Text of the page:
I don’t know how effective this is, but LEOs watching what people do in public isn’t anything new or worrisome.
Federal air marshals have been secretly tracking dozens of American travelerseach day who aren’t listed on government watch lists or suspected of a crime, The Boston Globe reported this weekend.
The Transportation Security Administration program, dubbed “Quiet Skies,” has existed since 2010 as an effort to mitigate the threat “posed by unknown or partially-known terrorists” after identifying people based on their travel history or other criteria. Air marshals then track such passengers and document their behavior at airports and in-flight, including how often they go to the bathroom, how many hours they sleep, if a traveler has “strong body odor” or “wide open, staring eyes.”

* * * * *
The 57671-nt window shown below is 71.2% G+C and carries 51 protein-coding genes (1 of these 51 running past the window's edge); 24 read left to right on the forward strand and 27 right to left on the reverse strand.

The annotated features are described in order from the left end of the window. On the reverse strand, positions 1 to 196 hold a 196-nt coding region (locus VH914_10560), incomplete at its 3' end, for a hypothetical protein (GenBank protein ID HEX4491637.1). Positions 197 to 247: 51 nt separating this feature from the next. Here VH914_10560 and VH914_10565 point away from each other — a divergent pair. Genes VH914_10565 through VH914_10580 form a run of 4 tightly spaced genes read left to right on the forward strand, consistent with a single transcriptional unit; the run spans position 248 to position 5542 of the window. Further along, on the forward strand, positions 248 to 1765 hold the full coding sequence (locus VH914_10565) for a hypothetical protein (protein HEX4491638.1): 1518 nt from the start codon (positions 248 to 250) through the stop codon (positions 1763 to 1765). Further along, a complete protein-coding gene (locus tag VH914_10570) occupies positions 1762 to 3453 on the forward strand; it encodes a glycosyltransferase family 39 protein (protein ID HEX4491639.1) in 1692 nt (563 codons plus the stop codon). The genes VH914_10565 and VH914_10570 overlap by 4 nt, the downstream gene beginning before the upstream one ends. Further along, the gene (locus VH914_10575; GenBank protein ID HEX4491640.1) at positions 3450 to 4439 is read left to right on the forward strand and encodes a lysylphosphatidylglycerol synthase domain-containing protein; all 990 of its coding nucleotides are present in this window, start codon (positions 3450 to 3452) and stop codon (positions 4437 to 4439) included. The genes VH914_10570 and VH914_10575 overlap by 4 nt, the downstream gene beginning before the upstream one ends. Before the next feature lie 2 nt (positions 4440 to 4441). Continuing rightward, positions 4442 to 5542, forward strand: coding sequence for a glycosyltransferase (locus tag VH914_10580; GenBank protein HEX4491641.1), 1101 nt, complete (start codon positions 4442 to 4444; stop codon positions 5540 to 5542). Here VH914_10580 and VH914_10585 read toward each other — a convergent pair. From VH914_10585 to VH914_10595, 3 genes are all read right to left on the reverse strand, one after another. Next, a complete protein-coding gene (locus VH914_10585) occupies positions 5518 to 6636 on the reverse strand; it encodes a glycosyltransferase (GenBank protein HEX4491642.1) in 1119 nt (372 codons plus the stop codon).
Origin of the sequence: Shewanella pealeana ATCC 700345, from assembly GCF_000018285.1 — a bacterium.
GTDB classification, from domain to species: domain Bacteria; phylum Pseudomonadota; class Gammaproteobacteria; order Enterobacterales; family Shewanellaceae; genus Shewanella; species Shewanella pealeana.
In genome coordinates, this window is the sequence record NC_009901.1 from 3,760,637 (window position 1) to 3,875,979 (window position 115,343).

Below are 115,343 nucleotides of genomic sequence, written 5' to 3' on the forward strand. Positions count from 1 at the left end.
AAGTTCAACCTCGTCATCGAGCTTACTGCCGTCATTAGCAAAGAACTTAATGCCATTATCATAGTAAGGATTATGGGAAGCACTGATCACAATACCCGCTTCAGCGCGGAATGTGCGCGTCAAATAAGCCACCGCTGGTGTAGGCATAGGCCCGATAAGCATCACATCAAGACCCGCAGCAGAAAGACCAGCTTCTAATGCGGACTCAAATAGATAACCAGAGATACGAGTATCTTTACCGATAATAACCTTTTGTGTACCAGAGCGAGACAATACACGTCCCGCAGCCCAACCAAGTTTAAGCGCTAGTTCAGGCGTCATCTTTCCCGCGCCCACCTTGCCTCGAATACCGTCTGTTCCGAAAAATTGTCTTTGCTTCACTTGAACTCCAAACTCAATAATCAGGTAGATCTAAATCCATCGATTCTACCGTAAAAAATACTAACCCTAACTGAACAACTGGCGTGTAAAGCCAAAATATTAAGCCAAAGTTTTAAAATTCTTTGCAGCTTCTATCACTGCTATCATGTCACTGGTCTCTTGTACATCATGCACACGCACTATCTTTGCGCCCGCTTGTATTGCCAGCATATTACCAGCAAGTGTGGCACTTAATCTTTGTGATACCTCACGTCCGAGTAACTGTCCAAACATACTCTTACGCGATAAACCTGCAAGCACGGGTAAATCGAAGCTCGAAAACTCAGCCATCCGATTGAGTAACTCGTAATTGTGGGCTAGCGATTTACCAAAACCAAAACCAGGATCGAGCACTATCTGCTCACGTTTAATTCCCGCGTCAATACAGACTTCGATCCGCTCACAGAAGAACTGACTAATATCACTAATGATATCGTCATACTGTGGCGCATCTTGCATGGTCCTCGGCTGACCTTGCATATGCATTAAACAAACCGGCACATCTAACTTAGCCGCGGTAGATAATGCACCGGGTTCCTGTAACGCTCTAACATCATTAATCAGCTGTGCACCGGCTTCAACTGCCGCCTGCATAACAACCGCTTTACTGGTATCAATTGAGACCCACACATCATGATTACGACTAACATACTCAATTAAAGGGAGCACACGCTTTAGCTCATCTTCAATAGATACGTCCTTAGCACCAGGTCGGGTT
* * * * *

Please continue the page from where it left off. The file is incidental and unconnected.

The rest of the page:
According to a bulletin issued by the agency in March and obtained by the Globe, the TSA tracks around 35 people every day. Which means thousands of Americans have been surveilled under the program since its inception.
Although some air marshals have criticized the program as expensive and ineffective, the TSA defended it in a statement to The Washington Post on Sunday, comparing the marshals to neighborhood law enforcement.
“We are no different than the cop on the corner who is placed there because there is an increased possibility that something might happen,” agency spokesman James Gregory told the Post. “When you’re in a tube at 30,000 feet … it makes sense to put someone there.”
“The program analyzes information on a passenger’s travel patterns while taking the whole picture into account,” Gregory added. “If that person does all that stuff, and the airplane lands safely and they move on, the behavior will be noted, but they will not be approached or apprehended,”